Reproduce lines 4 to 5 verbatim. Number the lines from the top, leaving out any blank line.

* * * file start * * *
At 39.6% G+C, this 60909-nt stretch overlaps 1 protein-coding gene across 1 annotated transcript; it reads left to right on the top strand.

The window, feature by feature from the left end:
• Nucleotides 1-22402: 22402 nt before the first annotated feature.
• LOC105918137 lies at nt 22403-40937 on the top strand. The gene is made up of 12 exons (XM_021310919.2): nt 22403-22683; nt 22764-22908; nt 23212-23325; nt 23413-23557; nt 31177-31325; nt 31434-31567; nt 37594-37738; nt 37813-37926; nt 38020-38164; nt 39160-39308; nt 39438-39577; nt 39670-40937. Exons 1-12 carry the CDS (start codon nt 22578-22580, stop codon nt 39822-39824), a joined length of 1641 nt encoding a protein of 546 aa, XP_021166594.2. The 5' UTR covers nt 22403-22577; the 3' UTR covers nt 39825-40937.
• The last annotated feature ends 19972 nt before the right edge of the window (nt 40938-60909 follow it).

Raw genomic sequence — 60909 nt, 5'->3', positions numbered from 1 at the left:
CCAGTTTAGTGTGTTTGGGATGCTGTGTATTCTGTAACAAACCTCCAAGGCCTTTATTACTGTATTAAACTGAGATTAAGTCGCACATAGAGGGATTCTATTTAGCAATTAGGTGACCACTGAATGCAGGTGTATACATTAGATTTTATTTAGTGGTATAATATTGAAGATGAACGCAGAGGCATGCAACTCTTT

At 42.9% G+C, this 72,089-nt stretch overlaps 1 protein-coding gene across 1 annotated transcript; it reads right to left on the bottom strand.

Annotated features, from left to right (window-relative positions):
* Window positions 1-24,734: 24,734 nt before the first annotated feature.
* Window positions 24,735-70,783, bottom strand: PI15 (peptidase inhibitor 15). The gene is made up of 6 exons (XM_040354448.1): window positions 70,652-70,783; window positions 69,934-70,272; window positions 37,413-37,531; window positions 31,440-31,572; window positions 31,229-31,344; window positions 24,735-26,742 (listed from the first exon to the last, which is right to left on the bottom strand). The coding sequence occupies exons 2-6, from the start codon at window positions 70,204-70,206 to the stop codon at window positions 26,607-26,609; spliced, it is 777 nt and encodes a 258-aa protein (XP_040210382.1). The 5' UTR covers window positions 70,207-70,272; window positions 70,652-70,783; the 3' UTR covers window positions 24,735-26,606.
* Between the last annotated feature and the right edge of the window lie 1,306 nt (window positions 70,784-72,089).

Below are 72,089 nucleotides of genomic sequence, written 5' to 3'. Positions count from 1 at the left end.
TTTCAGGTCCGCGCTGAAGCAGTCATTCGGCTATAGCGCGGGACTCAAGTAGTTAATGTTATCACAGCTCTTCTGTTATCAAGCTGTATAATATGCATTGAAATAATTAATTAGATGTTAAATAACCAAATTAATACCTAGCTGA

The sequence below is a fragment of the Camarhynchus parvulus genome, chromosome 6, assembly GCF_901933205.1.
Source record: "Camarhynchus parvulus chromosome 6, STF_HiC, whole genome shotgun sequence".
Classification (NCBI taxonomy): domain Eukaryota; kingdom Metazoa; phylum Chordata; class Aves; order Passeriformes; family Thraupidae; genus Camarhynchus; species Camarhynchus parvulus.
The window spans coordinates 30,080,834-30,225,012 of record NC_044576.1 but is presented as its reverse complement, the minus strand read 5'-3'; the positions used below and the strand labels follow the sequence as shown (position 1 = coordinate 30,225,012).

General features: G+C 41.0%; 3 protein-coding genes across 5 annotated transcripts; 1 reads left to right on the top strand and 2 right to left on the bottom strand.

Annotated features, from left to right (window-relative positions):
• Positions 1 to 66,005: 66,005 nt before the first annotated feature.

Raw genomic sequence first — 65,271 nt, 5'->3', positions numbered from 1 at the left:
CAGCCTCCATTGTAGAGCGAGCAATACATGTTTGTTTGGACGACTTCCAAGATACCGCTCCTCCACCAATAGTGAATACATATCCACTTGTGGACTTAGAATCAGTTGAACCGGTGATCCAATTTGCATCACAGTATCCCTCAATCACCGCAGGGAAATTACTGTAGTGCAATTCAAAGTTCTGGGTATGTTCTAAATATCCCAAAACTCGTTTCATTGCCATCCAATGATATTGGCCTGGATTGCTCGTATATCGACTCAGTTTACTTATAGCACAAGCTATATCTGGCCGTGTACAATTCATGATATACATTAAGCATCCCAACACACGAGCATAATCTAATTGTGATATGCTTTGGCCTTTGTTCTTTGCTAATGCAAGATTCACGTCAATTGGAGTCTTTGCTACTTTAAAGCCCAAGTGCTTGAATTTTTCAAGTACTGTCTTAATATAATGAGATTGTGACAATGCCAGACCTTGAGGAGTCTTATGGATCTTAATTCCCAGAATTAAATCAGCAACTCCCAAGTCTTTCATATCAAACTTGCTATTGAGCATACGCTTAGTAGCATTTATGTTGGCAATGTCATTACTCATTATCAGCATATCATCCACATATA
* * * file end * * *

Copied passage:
• LOC105918137 lies at nt 22403-40937 on the top strand. The gene is made up of 12 exons (XM_021310919.2): nt 22403-22683; nt 22764-22908; nt 23212-23325; nt 23413-23557; nt 31177-31325; nt 31434-31567; nt 37594-37738; nt 37813-37926; nt 38020-38164; nt 39160-39308; nt 39438-39577; nt 39670-40937. Exons 1-12 carry the CDS (start codon nt 22578-22580, stop codon nt 39822-39824), a joined length of 1641 nt encoding a protein of 546 aa, XP_021166594.2. The 5' UTR covers nt 22403-22577; the 3' UTR covers nt 39825-40937.
• The last annotated feature ends 19972 nt before the right edge of the window (nt 40938-60909 follow it).